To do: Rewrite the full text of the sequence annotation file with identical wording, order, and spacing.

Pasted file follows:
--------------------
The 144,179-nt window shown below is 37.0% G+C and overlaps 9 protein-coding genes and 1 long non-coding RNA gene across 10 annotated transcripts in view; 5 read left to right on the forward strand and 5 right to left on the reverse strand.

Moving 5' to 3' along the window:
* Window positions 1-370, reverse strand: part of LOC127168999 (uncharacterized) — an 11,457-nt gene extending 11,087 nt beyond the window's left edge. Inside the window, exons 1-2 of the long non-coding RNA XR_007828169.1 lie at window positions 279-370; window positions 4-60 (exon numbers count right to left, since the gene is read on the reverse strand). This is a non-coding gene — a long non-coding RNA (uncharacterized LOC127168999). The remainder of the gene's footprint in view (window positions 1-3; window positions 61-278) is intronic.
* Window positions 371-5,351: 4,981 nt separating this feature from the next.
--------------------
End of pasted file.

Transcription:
The 144,179-nt window shown below is 37.0% G+C and overlaps 9 protein-coding genes and 1 long non-coding RNA gene across 10 annotated transcripts in view; 5 read left to right on the forward strand and 5 right to left on the reverse strand.

Moving 5' to 3' along the window:
* Window positions 1-370, reverse strand: part of LOC127168999 (uncharacterized) — an 11,457-nt gene extending 11,087 nt beyond the window's left edge. Inside the window, exons 1-2 of the long non-coding RNA XR_007828169.1 lie at window positions 279-370; window positions 4-60 (exon numbers count right to left, since the gene is read on the reverse strand). This is a non-coding gene — a long non-coding RNA (uncharacterized LOC127168999). The remainder of the gene's footprint in view (window positions 1-3; window positions 61-278) is intronic.
* Window positions 371-5,351: 4,981 nt separating this feature from the next.